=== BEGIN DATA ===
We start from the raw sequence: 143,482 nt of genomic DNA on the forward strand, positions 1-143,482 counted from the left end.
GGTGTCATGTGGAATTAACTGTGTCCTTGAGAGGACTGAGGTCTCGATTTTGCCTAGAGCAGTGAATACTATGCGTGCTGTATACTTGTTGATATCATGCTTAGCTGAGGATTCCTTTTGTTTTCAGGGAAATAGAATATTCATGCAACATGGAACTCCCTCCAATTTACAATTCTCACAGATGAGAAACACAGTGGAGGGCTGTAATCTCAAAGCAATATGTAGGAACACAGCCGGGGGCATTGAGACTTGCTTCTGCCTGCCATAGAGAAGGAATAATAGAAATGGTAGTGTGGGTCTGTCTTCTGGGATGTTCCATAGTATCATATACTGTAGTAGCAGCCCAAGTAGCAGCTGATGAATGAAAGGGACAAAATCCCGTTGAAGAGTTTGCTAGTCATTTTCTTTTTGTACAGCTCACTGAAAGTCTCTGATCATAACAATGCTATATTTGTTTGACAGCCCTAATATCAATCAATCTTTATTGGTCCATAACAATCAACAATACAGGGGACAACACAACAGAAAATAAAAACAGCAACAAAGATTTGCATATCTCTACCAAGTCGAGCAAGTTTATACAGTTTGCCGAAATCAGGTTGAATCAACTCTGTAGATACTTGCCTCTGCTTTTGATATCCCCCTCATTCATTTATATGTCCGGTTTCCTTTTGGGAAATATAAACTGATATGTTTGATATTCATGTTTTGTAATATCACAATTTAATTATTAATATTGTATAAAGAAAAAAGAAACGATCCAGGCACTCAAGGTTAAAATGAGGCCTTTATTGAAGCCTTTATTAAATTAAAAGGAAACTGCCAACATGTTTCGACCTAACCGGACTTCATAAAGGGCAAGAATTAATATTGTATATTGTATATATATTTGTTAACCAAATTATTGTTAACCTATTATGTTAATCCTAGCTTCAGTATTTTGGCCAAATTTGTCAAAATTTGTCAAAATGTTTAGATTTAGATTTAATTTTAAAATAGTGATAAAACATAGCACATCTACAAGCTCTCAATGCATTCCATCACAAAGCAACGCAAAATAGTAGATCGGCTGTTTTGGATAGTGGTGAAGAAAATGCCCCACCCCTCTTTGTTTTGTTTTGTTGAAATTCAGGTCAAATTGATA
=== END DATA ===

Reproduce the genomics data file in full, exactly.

We start from the raw sequence: 143,482 nt of genomic DNA on the forward strand, positions 1-143,482 counted from the left end.
GGTGTCATGTGGAATTAACTGTGTCCTTGAGAGGACTGAGGTCTCGATTTTGCCTAGAGCAGTGAATACTATGCGTGCTGTATACTTGTTGATATCATGCTTAGCTGAGGATTCCTTTTGTTTTCAGGGAAATAGAATATTCATGCAACATGGAACTCCCTCCAATTTACAATTCTCACAGATGAGAAACACAGTGGAGGGCTGTAATCTCAAAGCAATATGTAGGAACACAGCCGGGGGCATTGAGACTTGCTTCTGCCTGCCATAGAGAAGGAATAATAGAAATGGTAGTGTGGGTCTGTCTTCTGGGATGTTCCATAGTATCATATACTGTAGTAGCAGCCCAAGTAGCAGCTGATGAATGAAAGGGACAAAATCCCGTTGAAGAGTTTGCTAGTCATTTTCTTTTTGTACAGCTCACTGAAAGTCTCTGATCATAACAATGCTATATTTGTTTGACAGCCCTAATATCAATCAATCTTTATTGGTCCATAACAATCAACAATACAGGGGACAACACAACAGAAAATAAAAACAGCAACAAAGATTTGCATATCTCTACCAAGTCGAGCAAGTTTATACAGTTTGCCGAAATCAGGTTGAATCAACTCTGTAGATACTTGCCTCTGCTTTTGATATCCCCCTCATTCATTTATATGTCCGGTTTCCTTTTGGGAAATATAAACTGATATGTTTGATATTCATGTTTTGTAATATCACAATTTAATTATTAATATTGTATAAAGAAAAAAGAAACGATCCAGGCACTCAAGGTTAAAATGAGGCCTTTATTGAAGCCTTTATTAAATTAAAAGGAAACTGCCAACATGTTTCGACCTAACCGGACTTCATAAAGGGCAAGAATTAATATTGTATATTGTATATATATTTGTTAACCAAATTATTGTTAACCTATTATGTTAATCCTAGCTTCAGTATTTTGGCCAAATTTGTCAAAATTTGTCAAAATGTTTAGATTTAGATTTAATTTTAAAATAGTGATAAAACATAGCACATCTACAAGCTCTCAATGCATTCCATCACAAAGCAACGCAAAATAGTAGATCGGCTGTTTTGGATAGTGGTGAAGAAAATGCCCCACCCCTCTTTGTTTTGTTTTGTTGAAATTCAGGTCAAATTGATA